You don’t have to be in the professional world very long before you’ll encounter a reference to the 80/20 rule. It’s one of those business axioms that gets tossed about by those hoping to sound smart or clever in a meeting.
If you’re unfamiliar, the 80/20 rule is a shorthand description of the Pareto Principle. Here’s a primer, courtesy of wikipedia:
The Pareto Principle (also known as the 80/20 rule, the law of the vital few, or the principle of factor sparsity) states that, for many events, roughly 80 percent of the effects come from 20 percent of the causes. … Essentially, Pareto showed that approximately 80 percent of the land in Italy was owned by 20 percent of the population; Pareto developed the principle by observing that about 20 percent of the peapods in his garden contained 80 percent of the peas.
The fundamental lesson of the 80/20 rule is that there is an unequal relationship between inputs and outputs in most processes or systems. Some inputs produce a disproportionately larger output than others.
In business, this is often referenced when talking about the relationship between client accounts and profit. For example, in many businesses, a smaller percentage of clients make up a larger percentage of profitability. The lesson to management in this case is to ensure that these highly profitable few clients are well cared for due to their disproportionate impact on overall success.
In time, this rule began to be misapplied to people management. And, the 80/20 rule started to run amok.
Managers theorized that if 80 percent of outcomes were a result of only 20 percent of inputs, then 80 percent of results must come from only 20 percent of employees. And if that’s the case, then only 20 percent of employees really matter.
This singular idea has led to our obsession with “top talent.” After all, if 80 percent of employees are essentially dead weight, then whoever can most effectively hire that top 20 percent will undoubtedly succeed and dominate the markets.
This 80/20 approach to management is also at the root of why our workplaces are so disengaged. You can see it reflected in traditional management thinking:
- Only top performers get recognition
- Top performers get disproportionately rewarded financially
- Managers only really worry about retaining the best performers.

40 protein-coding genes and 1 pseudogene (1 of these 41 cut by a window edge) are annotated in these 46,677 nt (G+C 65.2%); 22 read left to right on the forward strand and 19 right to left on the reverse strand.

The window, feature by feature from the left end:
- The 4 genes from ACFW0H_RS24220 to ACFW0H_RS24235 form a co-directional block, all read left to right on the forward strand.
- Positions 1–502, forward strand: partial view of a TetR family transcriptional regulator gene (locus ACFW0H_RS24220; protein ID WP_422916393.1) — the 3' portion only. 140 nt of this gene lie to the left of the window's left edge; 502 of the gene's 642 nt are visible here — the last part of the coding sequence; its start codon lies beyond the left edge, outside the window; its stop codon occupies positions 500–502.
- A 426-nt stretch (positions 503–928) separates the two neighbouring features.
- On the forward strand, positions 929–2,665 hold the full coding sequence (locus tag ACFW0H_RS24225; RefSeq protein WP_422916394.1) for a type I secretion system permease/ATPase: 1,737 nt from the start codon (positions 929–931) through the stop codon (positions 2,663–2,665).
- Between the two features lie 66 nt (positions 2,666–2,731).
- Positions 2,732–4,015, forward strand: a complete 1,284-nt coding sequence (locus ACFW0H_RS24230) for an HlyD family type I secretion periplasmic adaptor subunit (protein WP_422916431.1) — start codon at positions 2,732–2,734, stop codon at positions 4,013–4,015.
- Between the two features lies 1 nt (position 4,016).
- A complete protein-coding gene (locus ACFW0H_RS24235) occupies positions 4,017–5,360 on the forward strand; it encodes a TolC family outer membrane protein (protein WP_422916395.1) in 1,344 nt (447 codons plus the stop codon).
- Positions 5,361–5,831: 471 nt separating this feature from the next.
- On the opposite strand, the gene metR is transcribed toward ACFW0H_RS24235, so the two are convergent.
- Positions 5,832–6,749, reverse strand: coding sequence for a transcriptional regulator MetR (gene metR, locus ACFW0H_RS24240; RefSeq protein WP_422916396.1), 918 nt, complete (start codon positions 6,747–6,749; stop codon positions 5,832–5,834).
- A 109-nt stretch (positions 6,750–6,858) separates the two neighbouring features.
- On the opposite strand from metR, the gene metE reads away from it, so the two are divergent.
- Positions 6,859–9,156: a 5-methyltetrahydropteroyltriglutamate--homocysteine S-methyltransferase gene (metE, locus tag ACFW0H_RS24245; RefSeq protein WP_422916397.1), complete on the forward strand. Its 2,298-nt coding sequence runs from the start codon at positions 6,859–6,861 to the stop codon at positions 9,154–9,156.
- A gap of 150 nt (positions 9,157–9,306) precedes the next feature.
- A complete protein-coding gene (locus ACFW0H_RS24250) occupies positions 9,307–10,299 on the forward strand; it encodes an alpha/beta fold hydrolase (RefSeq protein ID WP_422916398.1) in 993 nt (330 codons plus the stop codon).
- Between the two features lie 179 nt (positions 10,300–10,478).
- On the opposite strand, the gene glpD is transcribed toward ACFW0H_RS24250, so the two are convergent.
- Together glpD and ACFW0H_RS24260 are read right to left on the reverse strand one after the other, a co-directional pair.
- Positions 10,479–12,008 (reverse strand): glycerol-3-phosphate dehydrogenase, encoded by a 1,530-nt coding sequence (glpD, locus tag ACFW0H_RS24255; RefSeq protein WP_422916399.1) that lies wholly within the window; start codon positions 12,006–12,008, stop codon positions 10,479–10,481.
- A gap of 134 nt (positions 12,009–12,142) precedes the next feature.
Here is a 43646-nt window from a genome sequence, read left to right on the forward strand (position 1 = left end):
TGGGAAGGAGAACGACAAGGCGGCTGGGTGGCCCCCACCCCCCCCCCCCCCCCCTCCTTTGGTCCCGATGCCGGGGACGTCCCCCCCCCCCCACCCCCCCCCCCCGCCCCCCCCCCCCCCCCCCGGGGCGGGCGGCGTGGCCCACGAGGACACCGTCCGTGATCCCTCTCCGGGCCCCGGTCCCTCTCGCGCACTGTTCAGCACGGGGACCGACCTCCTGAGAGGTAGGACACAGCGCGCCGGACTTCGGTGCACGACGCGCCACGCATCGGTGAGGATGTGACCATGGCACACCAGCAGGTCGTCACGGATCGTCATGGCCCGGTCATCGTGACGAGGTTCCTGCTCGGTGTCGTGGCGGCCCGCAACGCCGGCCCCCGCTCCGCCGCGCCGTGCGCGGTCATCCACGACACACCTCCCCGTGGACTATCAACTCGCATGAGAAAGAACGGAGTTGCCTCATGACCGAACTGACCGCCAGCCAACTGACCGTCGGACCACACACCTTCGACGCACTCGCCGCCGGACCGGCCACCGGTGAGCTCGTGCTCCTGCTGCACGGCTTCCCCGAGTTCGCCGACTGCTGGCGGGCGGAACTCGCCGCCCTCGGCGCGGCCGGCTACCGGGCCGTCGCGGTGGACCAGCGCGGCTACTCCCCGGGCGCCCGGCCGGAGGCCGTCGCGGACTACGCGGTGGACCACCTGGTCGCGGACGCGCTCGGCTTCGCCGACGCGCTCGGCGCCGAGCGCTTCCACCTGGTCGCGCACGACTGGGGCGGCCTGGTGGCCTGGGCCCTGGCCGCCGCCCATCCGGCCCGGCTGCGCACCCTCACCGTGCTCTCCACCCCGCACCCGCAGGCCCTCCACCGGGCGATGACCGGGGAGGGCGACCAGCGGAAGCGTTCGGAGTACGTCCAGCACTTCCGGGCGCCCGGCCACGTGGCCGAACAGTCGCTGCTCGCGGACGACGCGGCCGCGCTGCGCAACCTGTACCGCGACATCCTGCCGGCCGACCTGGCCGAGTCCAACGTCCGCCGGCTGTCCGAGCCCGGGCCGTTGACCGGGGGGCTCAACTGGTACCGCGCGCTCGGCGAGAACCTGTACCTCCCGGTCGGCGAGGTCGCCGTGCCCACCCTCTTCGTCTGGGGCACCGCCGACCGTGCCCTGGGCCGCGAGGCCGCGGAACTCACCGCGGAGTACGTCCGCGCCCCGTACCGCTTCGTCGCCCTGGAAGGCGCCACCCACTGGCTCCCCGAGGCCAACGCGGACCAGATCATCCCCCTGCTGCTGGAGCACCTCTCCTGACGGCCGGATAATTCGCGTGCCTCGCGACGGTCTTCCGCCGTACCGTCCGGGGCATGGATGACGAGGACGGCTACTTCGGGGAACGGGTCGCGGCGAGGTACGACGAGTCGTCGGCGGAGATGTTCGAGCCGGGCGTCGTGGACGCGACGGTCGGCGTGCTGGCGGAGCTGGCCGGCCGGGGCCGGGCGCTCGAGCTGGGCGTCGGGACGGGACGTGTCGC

Rewarding and caring for top performers is important; the problem lies in the ignored 80 percent. The 80/20 rule has led far too many managers to create cultures where a vast majority of employees show up to work every day feeling ignored and taken for granted.
Let’s set the record straight.
- 20 percent of your employees are NOT producing 80 percent of the results. Try sending home 80 percent of your workforce for a day or a week and see how that goes.
- Ignoring 80 percent of your employees is killing your business. A vast majority of employees show up every day wanting to do a good job and earn their money. They may not be top talent and their results may not be exceptional, but their effort and output is important to the organization's success. They need appreciation and acknowledgement just as much as your top performers.
- The 80/20 rule is best applied by an individual to their own work. Help each employee find their 20 percent that matters most and coach them to do it better. This will multiply their results regardless of how exceptional or average they happen to be.
The 80/20 rule is not for people management. If you need a rule of thumb to guide your actions, try the 100 percent rule. Give each person you manage 100 percent of your commitment and make sure 100 percent of your employees feel valued and appreciated each day for the contributions they make.
Let’s leave the 80/20 rule to the economists.
About the author: Jason Lauritsen a keynote speaker, author and consultant. He is an employee engagement and workplace culture expert who will challenge you to think differently. Jason is co-author of the book, Social Gravity: Harnessing the Natural Laws of Relationships. Connect with Jason at www.JasonLauritsen.com.